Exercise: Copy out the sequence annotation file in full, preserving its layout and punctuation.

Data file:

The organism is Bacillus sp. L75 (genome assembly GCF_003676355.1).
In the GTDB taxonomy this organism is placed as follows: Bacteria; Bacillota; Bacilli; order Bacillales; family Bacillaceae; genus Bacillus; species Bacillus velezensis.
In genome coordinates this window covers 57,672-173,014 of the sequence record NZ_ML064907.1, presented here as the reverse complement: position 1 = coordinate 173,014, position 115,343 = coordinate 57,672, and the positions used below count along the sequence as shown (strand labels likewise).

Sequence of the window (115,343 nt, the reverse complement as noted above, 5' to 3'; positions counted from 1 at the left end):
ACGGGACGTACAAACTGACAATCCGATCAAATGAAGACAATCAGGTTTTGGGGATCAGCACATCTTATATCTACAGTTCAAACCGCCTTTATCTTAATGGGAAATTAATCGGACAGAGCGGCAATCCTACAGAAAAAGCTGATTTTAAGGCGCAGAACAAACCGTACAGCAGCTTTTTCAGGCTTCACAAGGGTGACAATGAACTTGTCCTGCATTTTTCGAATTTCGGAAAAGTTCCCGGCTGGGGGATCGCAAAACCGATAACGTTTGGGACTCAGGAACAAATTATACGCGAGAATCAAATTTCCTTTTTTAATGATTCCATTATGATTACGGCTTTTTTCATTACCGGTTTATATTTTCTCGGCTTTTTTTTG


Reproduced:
The organism is Bacillus sp. L75 (genome assembly GCF_003676355.1).
In the GTDB taxonomy this organism is placed as follows: Bacteria; Bacillota; Bacilli; order Bacillales; family Bacillaceae; genus Bacillus; species Bacillus velezensis.
In genome coordinates this window covers 57,672-173,014 of the sequence record NZ_ML064907.1, presented here as the reverse complement: position 1 = coordinate 173,014, position 115,343 = coordinate 57,672, and the positions used below count along the sequence as shown (strand labels likewise).

Sequence of the window (115,343 nt, the reverse complement as noted above, 5' to 3'; positions counted from 1 at the left end):
ACGGGACGTACAAACTGACAATCCGATCAAATGAAGACAATCAGGTTTTGGGGATCAGCACATCTTATATCTACAGTTCAAACCGCCTTTATCTTAATGGGAAATTAATCGGACAGAGCGGCAATCCTACAGAAAAAGCTGATTTTAAGGCGCAGAACAAACCGTACAGCAGCTTTTTCAGGCTTCACAAGGGTGACAATGAACTTGTCCTGCATTTTTCGAATTTCGGAAAAGTTCCCGGCTGGGGGATCGCAAAACCGATAACGTTTGGGACTCAGGAACAAATTATACGCGAGAATCAAATTTCCTTTTTTAATGATTCCATTATGATTACGGCTTTTTTCATTACCGGTTTATATTTTCTCGGCTTTTTTTTG